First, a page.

A German aid package worth billions was set up to help Lufthansa out of the crisis without having to declare bankruptcy. Travel warnings and cancellations made it a year full of horrors for the whole tourism industry. Travel agents, hotels, tour operators — everyone in the industry was affected in a bad way.
Trade fairs go mostly digital
Many big trade fairs had to be called off this year. This not only hits the organizers but also trade fair contractors and other service providers working around the fairs.
Despite the coronavirus, Messe Frankfurt, a big German trade fair and event organizer, organized more than 150 events worldwide this year. Turnover and income still suffered immensely, though. Since then business in China has recovered by almost 80%. Other events still just take place online.
Meanwhile, fairs in Europe are still heavily restricted. The biggest international aviation fair, the Paris Air Show, has already been cancelled for summer 2021; the Berlin agriculture and consumer fair International Green Week will take place entirely online in January 2021; just like the Hannover Messe which is also set to be conducted online.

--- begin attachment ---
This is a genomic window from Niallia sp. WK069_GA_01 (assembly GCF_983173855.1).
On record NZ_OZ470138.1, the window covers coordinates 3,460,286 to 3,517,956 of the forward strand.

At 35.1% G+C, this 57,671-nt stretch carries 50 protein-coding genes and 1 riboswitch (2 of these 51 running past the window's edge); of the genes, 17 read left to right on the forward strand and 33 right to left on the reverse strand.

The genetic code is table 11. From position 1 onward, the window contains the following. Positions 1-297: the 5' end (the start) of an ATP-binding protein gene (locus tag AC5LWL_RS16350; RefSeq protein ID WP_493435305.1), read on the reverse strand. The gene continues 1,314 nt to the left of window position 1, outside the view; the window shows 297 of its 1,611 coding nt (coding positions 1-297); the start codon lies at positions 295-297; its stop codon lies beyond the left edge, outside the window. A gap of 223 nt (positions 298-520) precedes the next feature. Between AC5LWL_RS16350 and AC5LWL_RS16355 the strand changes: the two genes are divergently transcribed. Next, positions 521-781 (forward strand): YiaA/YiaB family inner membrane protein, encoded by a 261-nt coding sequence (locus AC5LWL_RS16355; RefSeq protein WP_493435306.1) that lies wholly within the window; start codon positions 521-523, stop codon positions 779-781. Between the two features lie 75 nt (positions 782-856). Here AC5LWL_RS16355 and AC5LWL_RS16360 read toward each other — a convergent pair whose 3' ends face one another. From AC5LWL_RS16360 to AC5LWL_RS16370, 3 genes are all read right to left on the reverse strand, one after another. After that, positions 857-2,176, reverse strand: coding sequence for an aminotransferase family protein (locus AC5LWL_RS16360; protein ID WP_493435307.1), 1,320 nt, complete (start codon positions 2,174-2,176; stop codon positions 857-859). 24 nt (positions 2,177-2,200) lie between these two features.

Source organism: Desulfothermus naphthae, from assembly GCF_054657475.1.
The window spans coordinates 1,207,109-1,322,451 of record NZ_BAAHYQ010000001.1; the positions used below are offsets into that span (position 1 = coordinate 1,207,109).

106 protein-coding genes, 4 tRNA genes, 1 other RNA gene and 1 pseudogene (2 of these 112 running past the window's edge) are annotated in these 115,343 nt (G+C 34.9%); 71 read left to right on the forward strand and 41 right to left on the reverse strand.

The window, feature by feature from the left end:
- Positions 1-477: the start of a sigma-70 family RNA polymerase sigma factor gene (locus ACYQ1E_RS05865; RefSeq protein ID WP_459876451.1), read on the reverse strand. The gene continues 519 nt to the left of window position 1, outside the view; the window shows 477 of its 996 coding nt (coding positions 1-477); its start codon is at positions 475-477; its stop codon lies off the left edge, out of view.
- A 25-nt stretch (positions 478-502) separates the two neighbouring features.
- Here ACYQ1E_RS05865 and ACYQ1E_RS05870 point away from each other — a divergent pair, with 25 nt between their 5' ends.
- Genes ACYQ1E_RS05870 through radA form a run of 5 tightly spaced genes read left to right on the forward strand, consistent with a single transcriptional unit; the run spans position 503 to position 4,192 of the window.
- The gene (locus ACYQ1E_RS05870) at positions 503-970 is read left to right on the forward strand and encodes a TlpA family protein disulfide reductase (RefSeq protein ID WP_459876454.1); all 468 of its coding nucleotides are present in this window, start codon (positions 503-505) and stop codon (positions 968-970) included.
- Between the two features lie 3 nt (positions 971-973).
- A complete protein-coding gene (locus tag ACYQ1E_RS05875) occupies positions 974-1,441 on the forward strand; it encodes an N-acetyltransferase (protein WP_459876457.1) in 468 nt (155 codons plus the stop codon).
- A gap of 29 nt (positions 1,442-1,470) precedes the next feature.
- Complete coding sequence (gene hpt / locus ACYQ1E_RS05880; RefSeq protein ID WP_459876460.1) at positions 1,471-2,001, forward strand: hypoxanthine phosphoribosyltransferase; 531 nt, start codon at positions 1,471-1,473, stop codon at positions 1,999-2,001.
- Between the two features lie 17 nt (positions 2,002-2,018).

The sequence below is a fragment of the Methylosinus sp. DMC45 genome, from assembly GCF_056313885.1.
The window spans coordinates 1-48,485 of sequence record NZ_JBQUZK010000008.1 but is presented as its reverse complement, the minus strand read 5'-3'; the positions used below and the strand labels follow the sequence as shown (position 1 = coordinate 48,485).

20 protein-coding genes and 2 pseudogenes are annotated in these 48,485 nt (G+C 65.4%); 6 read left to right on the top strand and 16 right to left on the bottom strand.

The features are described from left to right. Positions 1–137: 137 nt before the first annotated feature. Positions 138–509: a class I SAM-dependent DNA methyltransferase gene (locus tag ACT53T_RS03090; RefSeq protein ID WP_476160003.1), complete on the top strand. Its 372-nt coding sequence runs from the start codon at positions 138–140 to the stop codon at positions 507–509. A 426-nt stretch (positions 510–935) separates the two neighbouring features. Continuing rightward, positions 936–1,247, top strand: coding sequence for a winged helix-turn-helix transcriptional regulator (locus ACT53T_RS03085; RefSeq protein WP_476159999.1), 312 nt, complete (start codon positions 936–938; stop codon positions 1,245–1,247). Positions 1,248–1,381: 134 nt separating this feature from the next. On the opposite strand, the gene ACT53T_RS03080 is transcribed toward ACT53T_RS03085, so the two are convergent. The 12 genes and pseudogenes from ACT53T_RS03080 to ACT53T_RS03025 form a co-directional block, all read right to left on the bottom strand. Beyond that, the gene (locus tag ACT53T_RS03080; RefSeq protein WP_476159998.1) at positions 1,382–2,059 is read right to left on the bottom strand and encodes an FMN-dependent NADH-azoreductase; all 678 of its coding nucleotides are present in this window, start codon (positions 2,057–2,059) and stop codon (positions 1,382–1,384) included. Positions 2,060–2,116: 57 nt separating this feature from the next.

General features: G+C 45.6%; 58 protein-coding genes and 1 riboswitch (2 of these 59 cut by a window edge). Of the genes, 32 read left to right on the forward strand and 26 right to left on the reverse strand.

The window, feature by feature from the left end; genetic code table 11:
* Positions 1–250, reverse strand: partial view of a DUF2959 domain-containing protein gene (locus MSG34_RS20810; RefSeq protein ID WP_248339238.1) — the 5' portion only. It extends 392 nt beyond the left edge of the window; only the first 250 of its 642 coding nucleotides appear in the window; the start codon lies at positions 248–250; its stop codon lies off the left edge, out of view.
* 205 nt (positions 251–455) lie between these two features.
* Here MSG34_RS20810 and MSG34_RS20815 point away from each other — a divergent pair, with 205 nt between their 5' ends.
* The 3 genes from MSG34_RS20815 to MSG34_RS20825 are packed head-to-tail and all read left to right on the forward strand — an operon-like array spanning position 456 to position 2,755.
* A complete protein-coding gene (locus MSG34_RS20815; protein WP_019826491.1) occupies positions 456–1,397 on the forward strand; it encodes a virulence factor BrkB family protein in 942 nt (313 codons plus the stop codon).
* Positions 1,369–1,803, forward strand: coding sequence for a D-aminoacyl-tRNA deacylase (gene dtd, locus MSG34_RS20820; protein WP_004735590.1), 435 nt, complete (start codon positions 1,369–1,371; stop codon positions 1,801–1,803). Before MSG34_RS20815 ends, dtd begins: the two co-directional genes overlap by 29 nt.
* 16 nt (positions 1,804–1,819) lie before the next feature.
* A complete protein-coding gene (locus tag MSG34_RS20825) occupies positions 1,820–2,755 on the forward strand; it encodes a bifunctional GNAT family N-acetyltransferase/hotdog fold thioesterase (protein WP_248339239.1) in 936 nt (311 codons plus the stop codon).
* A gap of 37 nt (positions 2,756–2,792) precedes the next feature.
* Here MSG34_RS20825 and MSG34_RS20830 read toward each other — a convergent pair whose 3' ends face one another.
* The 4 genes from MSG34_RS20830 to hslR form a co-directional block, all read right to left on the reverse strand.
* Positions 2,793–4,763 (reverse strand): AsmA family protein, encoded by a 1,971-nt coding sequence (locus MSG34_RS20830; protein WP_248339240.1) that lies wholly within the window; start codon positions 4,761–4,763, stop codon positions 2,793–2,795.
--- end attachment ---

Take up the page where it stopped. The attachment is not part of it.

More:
Car manufacturers weakened
Even before the coronavirus, the car industry struggled because of the rapid changes in technology. During the pandemic Germany's most important industry faced a sharp decline in demand on top of these struggles.
Worldwide fewer cars were built this year. Many manufacturers and suppliers tried to cushion the consequences of their production standstills and job cuts with short-time work programs for their employees.
Still their cry for financial aid was not heard like the industry had hoped. They received government support, but only for electric-powered or hybrid vehicles.
For manufacturers like Tesla, who solely rely on electric engines, sales went correspondingly well. This made investors believe in a bright future — Elon Musk's company is now the biggest manufacturer of electric cars worldwide with a market capitalization of over $500 billion.
Free time activities online only
For months big events have either not been possible at all or face harsh restrictions. It is a decision that hit artists, musicians, athletes and organizers alike.
The German ticketing company Eventim recorded a nearly 80% drop in sales between January and September in comparison to last year. What's more, the artists on stage and the technicians backstage all the way to the service personnel had little or no chance to work at all this year.
Sport clubs were hit hard as well. As training together became either impossible or severely restricted, many clubs are fighting for survival.
As we cannot get together to enjoy our time, many have escaped into virtual worlds for pleasure. Online gambling operators and online simulations got many new costumers.
At the same time educational offers for further training online also became more popular. Steaming services like Netflix, Amazon Prime or Disney+ also benefited from the pandemic and the corresponding stay-at-home orders. It was indeed a year like no other.